Moving Wong to the outfield isn't all that bad of a plan. It seems like moving from the infield to the outfield is easier than moving from the outfield to the infield. Ian Desmond of the Rangers is a great example of the success than can result, whereas it is very rare to see a outfielder move to an infield position that isn't first-base, the lowest spot on the defensive spectrum. Tracking and running down fly balls is just an easier skill to learn than cleanly fielding grounders and all the associated mechanics involved in both that and throwing a strike to the first-baseman in time to get a runner. We've seen Wong's arm strength and range at second, and can assume those will translate to the outfield.
Of course, that doesn't mean playing the outfield is easy by any means, and Kolten has showed us that. For instance, this play on Sunday was not exactly the best way to play a ball going into a corner. If you're going to go for a ball like that, you better be very sure you're going to get there. There's also this one. Here, there's a runner on second with no outs, and on a lazy fly to right-center, Wong takes a ball away from Piscotty, who had his momentum going towards third and could have stopped the runner from tagging up. These are mistakes not from a lack of physical tools, but from a lack of experience, and I'd expect Wong to make those at a lower and lower rate the more innings he accumulates in the outfield.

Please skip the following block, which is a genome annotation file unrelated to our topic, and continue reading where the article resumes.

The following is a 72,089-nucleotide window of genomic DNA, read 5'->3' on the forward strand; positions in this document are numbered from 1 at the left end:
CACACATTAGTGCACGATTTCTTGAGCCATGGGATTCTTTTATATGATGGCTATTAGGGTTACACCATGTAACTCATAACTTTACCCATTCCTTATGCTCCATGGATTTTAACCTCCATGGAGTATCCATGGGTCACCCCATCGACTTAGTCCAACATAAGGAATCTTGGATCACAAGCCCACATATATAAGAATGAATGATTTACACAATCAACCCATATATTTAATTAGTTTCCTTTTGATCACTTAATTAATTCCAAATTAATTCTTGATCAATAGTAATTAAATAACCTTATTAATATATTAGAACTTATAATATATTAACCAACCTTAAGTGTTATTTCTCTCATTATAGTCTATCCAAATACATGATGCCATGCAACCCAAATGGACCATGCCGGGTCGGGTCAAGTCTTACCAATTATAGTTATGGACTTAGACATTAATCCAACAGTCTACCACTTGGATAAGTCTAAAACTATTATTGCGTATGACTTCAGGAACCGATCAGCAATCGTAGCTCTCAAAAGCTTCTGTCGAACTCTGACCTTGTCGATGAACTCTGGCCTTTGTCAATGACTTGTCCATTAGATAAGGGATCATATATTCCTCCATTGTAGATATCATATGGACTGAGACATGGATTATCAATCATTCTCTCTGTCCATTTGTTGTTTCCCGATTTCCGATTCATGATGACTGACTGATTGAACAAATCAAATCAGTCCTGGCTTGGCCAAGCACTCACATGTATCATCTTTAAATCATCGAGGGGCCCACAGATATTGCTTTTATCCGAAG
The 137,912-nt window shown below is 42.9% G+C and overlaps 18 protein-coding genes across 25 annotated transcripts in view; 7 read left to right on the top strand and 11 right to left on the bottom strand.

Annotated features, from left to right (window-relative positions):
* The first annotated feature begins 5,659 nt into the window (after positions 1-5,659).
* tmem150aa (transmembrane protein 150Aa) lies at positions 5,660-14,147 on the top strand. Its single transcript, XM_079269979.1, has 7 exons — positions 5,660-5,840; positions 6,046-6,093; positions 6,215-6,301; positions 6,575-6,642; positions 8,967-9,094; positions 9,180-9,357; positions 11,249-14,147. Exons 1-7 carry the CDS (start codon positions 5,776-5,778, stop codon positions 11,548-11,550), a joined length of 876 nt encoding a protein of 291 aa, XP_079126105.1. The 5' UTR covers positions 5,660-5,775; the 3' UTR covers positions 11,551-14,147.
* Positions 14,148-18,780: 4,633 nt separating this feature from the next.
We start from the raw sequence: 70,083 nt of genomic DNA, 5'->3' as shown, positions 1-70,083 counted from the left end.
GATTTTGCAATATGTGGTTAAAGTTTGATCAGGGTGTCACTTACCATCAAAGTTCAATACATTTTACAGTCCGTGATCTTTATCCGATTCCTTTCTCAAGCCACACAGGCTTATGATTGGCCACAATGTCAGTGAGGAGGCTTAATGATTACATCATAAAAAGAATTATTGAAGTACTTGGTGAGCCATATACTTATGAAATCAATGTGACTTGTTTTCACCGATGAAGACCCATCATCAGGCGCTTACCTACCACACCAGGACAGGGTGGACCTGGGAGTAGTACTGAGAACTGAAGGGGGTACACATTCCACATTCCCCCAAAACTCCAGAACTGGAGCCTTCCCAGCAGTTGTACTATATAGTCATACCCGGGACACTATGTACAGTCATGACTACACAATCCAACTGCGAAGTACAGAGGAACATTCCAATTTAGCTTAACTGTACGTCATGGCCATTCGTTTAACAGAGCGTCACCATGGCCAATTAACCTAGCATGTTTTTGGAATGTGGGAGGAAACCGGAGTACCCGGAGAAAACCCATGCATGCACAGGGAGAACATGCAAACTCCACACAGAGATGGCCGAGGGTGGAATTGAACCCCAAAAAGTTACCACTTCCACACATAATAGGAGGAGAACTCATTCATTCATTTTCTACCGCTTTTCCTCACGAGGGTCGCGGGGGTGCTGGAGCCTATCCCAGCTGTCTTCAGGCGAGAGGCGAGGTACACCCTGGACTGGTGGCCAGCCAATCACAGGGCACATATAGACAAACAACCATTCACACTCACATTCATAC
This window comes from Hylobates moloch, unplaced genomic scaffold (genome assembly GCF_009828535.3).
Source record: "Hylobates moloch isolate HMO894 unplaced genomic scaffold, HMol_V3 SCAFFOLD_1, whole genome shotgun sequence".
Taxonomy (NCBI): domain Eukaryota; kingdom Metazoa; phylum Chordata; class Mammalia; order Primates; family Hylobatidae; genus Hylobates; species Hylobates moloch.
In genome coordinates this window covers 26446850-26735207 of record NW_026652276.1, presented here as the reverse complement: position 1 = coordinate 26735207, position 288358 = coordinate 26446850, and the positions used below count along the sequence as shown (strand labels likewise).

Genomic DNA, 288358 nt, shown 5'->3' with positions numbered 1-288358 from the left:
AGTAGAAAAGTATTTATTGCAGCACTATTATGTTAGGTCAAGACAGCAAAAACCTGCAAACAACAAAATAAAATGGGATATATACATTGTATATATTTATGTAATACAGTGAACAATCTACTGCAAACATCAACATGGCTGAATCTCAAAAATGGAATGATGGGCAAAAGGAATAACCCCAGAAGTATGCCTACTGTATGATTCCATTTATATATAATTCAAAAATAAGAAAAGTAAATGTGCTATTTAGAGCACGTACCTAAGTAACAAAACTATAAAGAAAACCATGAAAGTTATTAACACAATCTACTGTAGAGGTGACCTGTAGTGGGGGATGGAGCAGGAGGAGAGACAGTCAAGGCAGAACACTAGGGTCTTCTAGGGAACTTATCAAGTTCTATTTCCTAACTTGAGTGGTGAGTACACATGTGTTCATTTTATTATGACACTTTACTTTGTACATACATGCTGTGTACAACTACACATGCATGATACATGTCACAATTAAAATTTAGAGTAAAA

Because of his struggles, Wong hasn't shown to be a better hitter than the other center-field candidates, and he also comes with a lack of experience that would make the transition trying at times. His production at the plate wasn't exactly demanding a lineup spot. So when thinking short-term, I just didn't see the point of this change in position. However, looking at the long-term picture, Wong's ability to play both second-base and the outfield (including center) could be a real benefit to both the Cardinals' front office plans and Mike Matheny's lineup card.